At the close of play on May 8,1910, the Pirates were in first place, percentage points ahead of the Giants, who had played three more games. Pittsburgh’s offense and strong pitching had provided the team with 67 runs scored and just 34 runs allowed. Not only was that easily the lowest runs allowed total, but the team was also scoring more runs per game than any other team. Part of that early going was also done without starting right fielder, Chief  Wilson, who had slipped on the poor fielding surface during the team’s home opener. Vin Campbell had taken his place and was filling the position well enough for people to start asking if Wilson would have the starting job when he came back. Also around this time, John Flynn took over the first base job. Bud Sharpe was a good fielder but Flynn had a big bat and played the position well enough to play everyday.

Pittsburgh's new first baseman, John Flynn

With Sharpe now deemed to be a backup, the Pirates made their first trade of the season, one to bolster an already strong pitching staff. They sent Sharpe to the Boston Doves along with Sam Frock, who had pitched just one game in relief, allowing four runs in two innings. In return, the Pirates received Kirby White, a young pitcher with good results(1.38 ERA in three starts) but one who had control issues. White would start one game right away, winning 8-3 over the Cubs, then not start again for another five weeks. That first game by White was another come from behind win for the Pirates, as they scored six runs in the eighth inning. Chief Wilson had returned for this game and Vin Campbell was used as a pinch hitter during that eighth inning for White, getting two AB’s before the inning was over.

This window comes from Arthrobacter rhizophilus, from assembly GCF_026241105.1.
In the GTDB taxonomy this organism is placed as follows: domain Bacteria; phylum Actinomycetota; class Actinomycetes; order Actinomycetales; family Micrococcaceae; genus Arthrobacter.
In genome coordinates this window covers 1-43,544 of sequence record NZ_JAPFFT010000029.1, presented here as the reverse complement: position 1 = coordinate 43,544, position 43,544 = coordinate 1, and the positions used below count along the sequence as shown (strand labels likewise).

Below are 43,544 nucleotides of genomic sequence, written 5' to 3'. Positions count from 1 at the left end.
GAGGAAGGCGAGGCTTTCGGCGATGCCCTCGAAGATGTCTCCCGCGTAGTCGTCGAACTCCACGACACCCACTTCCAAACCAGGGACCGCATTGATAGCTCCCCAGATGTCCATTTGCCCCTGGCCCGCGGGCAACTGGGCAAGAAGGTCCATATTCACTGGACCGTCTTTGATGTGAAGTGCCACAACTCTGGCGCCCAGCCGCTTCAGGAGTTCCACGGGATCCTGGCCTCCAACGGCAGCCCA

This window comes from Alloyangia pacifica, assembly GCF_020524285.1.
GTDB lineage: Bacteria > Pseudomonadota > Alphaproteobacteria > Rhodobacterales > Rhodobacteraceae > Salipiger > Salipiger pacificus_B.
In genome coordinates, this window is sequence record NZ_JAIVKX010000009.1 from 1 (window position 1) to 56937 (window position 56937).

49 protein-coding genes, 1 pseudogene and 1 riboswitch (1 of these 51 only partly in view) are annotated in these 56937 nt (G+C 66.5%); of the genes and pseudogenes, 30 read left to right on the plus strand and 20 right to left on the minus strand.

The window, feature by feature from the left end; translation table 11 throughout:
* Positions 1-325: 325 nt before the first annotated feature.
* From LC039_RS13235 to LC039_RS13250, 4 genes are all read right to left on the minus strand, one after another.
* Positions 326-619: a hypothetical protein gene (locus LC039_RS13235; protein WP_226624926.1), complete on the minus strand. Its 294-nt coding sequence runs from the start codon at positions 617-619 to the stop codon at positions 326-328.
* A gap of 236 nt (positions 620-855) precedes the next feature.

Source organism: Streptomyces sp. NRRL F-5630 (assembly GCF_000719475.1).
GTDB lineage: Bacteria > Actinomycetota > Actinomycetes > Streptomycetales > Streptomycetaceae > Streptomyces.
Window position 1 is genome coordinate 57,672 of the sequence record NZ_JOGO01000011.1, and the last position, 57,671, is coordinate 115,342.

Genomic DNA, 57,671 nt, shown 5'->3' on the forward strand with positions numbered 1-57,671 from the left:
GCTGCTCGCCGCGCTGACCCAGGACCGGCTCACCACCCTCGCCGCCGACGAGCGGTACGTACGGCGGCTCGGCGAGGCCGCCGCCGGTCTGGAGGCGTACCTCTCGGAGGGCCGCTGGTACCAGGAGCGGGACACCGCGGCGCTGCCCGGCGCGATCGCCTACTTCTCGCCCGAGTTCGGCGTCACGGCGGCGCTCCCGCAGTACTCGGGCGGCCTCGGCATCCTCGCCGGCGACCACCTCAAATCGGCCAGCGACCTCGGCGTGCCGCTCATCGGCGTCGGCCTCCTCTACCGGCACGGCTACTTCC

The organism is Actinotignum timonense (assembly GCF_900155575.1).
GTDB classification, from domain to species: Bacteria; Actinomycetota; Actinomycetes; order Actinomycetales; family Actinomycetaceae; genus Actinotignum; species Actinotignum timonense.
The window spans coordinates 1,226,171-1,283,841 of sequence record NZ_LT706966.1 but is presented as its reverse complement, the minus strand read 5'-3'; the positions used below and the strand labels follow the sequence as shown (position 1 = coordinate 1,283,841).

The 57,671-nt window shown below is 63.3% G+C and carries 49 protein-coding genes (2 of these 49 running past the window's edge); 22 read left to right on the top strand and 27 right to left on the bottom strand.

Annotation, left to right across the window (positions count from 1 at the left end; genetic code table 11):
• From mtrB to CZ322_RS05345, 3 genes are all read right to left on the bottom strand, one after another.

On May 9th, the Pirates opened up a homestand that would include visits from Brooklyn, Philadelphia, Boston, then the second place Giants, before Boston would come back again to end the 19 day stretch. It was a key part of the season for the Pirates, as both Brooklyn and Boston were cellar dwellers, picked to finish in the bottom of the standings. Meanwhile on the other end, the Phillies were right behind the top two teams in the league, and the Pirates had trouble with Philadelphia in prior seasons.